Southwests Dan Boivin picked to head MAC

Fulton resident pledges to address airport noise concerns

Dan Boivin is the first leader of the Metropolitan Airports Commission in recent times who can see and hear from his home the planes that take off from the MSP Airport.  

Gov. Mark Dayton appointed the 24-year resident of the Fulton neighborhood to the post in February, nine years after he was appointed to serve on the MAC by Mayor R.T. Rybak, an outspoken airport noise advocate.  

Boivin is tasked with balancing Dayton’s desire for jobs and economic growth at the airport with noise and environmental concerns from his neighbors in Southwest and other communities near the airport.

“One of the keys is that for Gov. Dayton, he really wants to make sure that this economy in this state grows and jobs are added, and the airport is a job engine,” Boivin said.

While Boivin said he wants to expand on the 18,000 people employed at the airport, he promised that the MAC will not neglect the people living in the airport’s footprint.

“I know one thing: As the chair of the MAC, I am going to make sure that [noise issues] will get addressed,” he said.

Boivin has a long history of concern over airport noise.

One of Rybak’s early moves as mayor in 2002 was tapping Boivin for the one seat that Minneapolis gets on the 15-member commission. Rybak, an anti-noise candidate, was a close friend of Boivin’s.  

“This was one of my most important, if not my most important, appointment,” Rybak said. “Because it was trying to change a dynamic that for too long had let the residents of Minneapolis get run over by airport traffic.”

At the time, however, Boivin, a lawyer, had no background on airport issues and nearly no political experience. He was, in Rybak’s words, extremely intelligent, competent and able to build partnerships with those around him.

Scott Benson was also an anti-airport noise candidate and served on the City Council from 2000 to 2008.

“I thought he did a great job,” Benson said of Boivin’s time on the MAC. “He worked quite well with the city and the mayor’s office on noise issues, and was very helpful in keeping the city involved and informed.”

Boivin said he jumped right in — reading page after page of airport documents, learning the airport lingo — which looks more like alphabet soup, and getting to know the other commissioners.

It was a learning curve that included air traffic declines after 9/11, a Northwest bankruptcy and a lawsuit against the MAC from Rybak and Minneapolis.

The last nine years have also taught Boivin about the importance of the MSP Airport, he said.

Not only is the airport generally a major employer, he said it is also the largest employer of immigrants in Minnesota, and many of the jobs immigrants work at the airport are union positions with fair wages.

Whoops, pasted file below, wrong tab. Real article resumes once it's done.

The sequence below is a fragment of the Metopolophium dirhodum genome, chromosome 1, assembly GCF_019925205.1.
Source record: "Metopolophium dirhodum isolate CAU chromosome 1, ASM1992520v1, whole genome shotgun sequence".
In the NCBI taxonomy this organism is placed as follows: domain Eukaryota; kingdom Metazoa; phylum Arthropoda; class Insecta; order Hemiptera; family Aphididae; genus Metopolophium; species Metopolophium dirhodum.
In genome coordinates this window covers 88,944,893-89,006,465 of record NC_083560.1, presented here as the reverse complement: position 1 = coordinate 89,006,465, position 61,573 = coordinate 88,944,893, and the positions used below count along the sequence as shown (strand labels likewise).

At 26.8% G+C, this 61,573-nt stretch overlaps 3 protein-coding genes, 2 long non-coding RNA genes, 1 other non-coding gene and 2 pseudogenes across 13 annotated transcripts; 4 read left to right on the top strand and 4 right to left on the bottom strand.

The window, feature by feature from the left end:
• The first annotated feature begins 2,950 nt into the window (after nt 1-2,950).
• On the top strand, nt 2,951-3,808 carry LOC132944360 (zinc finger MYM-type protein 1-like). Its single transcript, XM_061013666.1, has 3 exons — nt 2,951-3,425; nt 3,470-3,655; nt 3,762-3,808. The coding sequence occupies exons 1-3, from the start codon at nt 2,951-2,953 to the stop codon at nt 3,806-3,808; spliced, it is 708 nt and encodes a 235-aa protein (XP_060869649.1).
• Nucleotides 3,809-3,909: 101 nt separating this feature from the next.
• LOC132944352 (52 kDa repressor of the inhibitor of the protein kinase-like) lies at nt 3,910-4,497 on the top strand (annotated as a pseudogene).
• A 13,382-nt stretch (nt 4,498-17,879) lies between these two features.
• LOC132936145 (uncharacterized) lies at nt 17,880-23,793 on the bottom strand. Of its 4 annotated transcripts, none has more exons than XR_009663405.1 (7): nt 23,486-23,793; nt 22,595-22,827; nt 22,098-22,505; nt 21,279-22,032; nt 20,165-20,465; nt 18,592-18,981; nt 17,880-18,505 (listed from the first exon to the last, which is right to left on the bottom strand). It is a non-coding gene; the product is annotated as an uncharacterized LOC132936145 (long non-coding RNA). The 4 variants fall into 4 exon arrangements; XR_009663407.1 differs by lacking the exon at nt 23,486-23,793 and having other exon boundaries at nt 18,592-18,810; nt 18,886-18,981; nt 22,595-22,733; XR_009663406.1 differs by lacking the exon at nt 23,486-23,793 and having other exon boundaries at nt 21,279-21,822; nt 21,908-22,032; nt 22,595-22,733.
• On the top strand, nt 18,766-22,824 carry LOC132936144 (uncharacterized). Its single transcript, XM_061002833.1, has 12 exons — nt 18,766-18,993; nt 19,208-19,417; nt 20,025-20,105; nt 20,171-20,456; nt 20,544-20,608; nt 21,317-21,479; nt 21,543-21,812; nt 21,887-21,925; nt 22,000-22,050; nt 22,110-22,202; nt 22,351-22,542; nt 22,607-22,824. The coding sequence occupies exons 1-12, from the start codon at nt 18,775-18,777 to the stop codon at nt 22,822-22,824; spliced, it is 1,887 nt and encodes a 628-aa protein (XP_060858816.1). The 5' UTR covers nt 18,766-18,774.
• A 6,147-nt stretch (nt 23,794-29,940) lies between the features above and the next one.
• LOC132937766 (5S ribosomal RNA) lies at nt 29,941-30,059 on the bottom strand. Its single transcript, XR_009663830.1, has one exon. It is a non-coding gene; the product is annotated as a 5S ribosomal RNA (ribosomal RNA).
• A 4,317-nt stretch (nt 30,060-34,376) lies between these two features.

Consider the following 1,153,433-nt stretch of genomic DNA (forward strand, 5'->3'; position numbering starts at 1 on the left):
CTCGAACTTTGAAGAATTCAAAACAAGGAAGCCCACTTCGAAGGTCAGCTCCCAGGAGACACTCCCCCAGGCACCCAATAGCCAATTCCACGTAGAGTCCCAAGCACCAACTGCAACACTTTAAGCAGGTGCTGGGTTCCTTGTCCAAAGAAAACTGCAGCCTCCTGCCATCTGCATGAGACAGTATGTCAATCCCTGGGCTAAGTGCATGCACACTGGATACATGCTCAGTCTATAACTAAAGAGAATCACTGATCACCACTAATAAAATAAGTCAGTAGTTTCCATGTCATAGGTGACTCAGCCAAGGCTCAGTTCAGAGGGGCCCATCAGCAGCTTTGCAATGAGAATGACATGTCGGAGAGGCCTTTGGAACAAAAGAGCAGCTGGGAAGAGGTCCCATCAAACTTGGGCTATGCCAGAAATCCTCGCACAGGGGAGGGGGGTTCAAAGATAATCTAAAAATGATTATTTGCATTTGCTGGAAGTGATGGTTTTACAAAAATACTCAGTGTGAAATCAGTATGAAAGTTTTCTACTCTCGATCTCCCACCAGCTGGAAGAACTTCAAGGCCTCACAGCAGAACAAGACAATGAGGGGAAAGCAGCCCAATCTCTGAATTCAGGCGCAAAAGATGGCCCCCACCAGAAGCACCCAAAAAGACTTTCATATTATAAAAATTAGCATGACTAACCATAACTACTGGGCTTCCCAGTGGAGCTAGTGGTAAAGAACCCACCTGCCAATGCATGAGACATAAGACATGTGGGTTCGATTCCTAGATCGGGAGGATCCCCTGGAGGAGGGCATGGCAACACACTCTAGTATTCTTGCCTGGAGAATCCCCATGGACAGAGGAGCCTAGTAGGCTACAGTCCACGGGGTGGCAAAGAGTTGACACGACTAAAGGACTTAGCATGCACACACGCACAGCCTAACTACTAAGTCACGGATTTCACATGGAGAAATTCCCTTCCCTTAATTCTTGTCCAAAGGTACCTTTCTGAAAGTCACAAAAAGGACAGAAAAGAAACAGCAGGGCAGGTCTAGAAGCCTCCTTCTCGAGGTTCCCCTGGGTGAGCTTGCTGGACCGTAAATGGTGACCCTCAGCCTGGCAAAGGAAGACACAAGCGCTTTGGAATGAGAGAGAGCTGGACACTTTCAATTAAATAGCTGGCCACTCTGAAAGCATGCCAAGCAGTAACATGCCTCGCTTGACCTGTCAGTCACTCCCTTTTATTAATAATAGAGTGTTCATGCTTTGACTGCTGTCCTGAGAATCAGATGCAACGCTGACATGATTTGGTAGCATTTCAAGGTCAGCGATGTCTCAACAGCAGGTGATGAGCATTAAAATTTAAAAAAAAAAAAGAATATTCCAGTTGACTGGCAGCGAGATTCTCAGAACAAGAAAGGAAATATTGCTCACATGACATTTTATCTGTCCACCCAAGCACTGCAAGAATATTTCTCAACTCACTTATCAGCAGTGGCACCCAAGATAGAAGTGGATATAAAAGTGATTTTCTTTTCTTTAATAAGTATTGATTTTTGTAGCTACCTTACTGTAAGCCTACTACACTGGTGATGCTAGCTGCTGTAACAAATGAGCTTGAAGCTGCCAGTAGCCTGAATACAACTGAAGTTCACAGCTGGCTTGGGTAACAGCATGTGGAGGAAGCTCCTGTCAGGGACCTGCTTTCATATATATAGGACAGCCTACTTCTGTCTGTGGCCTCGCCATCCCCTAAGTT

In addition, the airport’s role as a Delta hub allows Minnesota’s businesses to have direct flights to many destinations.

“If we can keep getting healthier out there, you employ more people in concessions and parking, and airline mechanics, so it’s an important job creator,” he said.

Jim Spensley, chair of the South Metro Airport Action Council, an advocacy group for airport issues, said he criticized Boivin over the way he handled getting airport neighbors noise mitigation materials in 2004. He said Boivin was outmaneuvered on the MAC.  

Spensley, in a statement on SMACC website, wrote, “Dan is not very knowledgeable about noise, safety, or environmental regulation, and has not been a consistent voice for neighborhoods or local air travelers.”

Boivin countered Spensley’s comments. He said he was unable to get neighbors a fair settlement from the MAC because he didn’t have the votes on a commission that was full of former Gov. Tim Pawlenty appointees. Eventually, the neighbors won a $127 million settlement.

“If they’re disappointed with my positions on noise, I would [challenge] them to find anyone who’s a bigger advocate for noise on the commission than me,” Boivin said. “I’ve been their biggest advocate from that perspective — on any environmental issue.”


Bright ideas

Boivin already has some visions for the future of the MAC.

He wants to make MSP Airport a bigger partner with the local arts community, mentioning the Walker Art Center, the Minneapolis Institute of Art and the St. Paul History Center.

Though there is already some art on display at the airport, he would like to see more.

“We have so many people that come through to change planes,” he said. “It’s a good opportunity to showcase the Twin Cities.”

Spensley said that the MAC has historically been difficult to access because meetings are held in the airport, and attendees have to cajole their way through security.

Boivin said he wants to hold a meeting out in the community so more become involved.

Rybak said Boivin will do well in his new role.

“This is a huge development for those of us who have spent a decade or two fighting an airports commission that we don’t feel was responsive enough,” Rybak said.


The Dan Boivin File
Age: 54
Residence: Fulton neighborhood since 1987
Family: Wife Marnie Weston Boivin, three sons
Education: Bachelor’s degree from the University of Wisconsin-Madison; law degree from Hamline University
Profession: Executive vice-president, chief legal officer, and general counsel for SeeChange Health, a value-based health insurance and technology company